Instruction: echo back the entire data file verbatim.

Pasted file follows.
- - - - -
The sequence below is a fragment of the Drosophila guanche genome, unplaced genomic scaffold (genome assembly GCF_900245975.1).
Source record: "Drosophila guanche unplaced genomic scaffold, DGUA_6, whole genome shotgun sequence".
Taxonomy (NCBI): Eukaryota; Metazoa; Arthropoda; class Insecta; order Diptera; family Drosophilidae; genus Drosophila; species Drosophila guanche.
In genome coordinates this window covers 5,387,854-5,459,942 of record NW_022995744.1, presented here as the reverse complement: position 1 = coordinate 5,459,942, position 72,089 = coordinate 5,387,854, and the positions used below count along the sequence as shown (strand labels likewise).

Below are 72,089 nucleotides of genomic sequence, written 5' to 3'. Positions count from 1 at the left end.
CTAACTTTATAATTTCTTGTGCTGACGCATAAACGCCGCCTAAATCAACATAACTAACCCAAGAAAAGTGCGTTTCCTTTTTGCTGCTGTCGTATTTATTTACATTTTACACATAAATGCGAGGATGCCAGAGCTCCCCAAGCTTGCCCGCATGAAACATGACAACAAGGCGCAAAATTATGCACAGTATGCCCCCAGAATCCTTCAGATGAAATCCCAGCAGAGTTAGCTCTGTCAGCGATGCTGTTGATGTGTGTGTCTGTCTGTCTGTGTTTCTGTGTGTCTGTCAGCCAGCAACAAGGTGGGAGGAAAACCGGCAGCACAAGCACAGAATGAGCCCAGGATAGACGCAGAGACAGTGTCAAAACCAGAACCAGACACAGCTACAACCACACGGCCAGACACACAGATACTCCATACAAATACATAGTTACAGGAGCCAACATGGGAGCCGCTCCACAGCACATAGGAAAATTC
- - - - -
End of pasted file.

The sequence below is a fragment of the Drosophila guanche genome, unplaced genomic scaffold (genome assembly GCF_900245975.1).
Source record: "Drosophila guanche unplaced genomic scaffold, DGUA_6, whole genome shotgun sequence".
Taxonomy (NCBI): Eukaryota; Metazoa; Arthropoda; class Insecta; order Diptera; family Drosophilidae; genus Drosophila; species Drosophila guanche.
In genome coordinates this window covers 5,387,854-5,459,942 of record NW_022995744.1, presented here as the reverse complement: position 1 = coordinate 5,459,942, position 72,089 = coordinate 5,387,854, and the positions used below count along the sequence as shown (strand labels likewise).

Below are 72,089 nucleotides of genomic sequence, written 5' to 3'. Positions count from 1 at the left end.
CTAACTTTATAATTTCTTGTGCTGACGCATAAACGCCGCCTAAATCAACATAACTAACCCAAGAAAAGTGCGTTTCCTTTTTGCTGCTGTCGTATTTATTTACATTTTACACATAAATGCGAGGATGCCAGAGCTCCCCAAGCTTGCCCGCATGAAACATGACAACAAGGCGCAAAATTATGCACAGTATGCCCCCAGAATCCTTCAGATGAAATCCCAGCAGAGTTAGCTCTGTCAGCGATGCTGTTGATGTGTGTGTCTGTCTGTCTGTGTTTCTGTGTGTCTGTCAGCCAGCAACAAGGTGGGAGGAAAACCGGCAGCACAAGCACAGAATGAGCCCAGGATAGACGCAGAGACAGTGTCAAAACCAGAACCAGACACAGCTACAACCACACGGCCAGACACACAGATACTCCATACAAATACATAGTTACAGGAGCCAACATGGGAGCCGCTCCACAGCACATAGGAAAATTC